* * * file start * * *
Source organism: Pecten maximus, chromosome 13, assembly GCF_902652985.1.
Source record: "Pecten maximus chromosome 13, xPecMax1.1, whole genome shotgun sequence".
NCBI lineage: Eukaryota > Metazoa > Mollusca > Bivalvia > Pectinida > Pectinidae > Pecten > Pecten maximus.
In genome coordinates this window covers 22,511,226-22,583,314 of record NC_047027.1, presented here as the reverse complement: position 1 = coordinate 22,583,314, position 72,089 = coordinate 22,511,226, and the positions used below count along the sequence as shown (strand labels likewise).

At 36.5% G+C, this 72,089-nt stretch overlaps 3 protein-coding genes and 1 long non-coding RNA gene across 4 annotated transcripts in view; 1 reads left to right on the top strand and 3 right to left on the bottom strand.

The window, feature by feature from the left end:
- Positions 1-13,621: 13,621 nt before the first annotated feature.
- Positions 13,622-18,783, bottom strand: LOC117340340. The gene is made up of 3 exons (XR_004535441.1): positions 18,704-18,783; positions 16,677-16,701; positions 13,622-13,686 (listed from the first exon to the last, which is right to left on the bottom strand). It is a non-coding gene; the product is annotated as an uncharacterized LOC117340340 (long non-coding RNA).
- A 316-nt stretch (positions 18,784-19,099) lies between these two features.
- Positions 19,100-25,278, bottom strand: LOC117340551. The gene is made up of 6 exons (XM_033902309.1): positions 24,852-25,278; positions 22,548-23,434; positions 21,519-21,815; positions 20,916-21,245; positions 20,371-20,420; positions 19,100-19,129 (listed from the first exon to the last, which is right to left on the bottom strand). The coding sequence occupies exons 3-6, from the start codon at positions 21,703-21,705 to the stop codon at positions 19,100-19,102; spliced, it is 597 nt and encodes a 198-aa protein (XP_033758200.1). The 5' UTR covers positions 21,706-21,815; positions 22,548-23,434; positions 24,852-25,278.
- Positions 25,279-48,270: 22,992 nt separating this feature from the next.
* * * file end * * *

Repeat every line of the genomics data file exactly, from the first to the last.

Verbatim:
Source organism: Pecten maximus, chromosome 13, assembly GCF_902652985.1.
Source record: "Pecten maximus chromosome 13, xPecMax1.1, whole genome shotgun sequence".
NCBI lineage: Eukaryota > Metazoa > Mollusca > Bivalvia > Pectinida > Pectinidae > Pecten > Pecten maximus.
In genome coordinates this window covers 22,511,226-22,583,314 of record NC_047027.1, presented here as the reverse complement: position 1 = coordinate 22,583,314, position 72,089 = coordinate 22,511,226, and the positions used below count along the sequence as shown (strand labels likewise).

At 36.5% G+C, this 72,089-nt stretch overlaps 3 protein-coding genes and 1 long non-coding RNA gene across 4 annotated transcripts in view; 1 reads left to right on the top strand and 3 right to left on the bottom strand.

The window, feature by feature from the left end:
- Positions 1-13,621: 13,621 nt before the first annotated feature.
- Positions 13,622-18,783, bottom strand: LOC117340340. The gene is made up of 3 exons (XR_004535441.1): positions 18,704-18,783; positions 16,677-16,701; positions 13,622-13,686 (listed from the first exon to the last, which is right to left on the bottom strand). It is a non-coding gene; the product is annotated as an uncharacterized LOC117340340 (long non-coding RNA).
- A 316-nt stretch (positions 18,784-19,099) lies between these two features.
- Positions 19,100-25,278, bottom strand: LOC117340551. The gene is made up of 6 exons (XM_033902309.1): positions 24,852-25,278; positions 22,548-23,434; positions 21,519-21,815; positions 20,916-21,245; positions 20,371-20,420; positions 19,100-19,129 (listed from the first exon to the last, which is right to left on the bottom strand). The coding sequence occupies exons 3-6, from the start codon at positions 21,703-21,705 to the stop codon at positions 19,100-19,102; spliced, it is 597 nt and encodes a 198-aa protein (XP_033758200.1). The 5' UTR covers positions 21,706-21,815; positions 22,548-23,434; positions 24,852-25,278.
- Positions 25,279-48,270: 22,992 nt separating this feature from the next.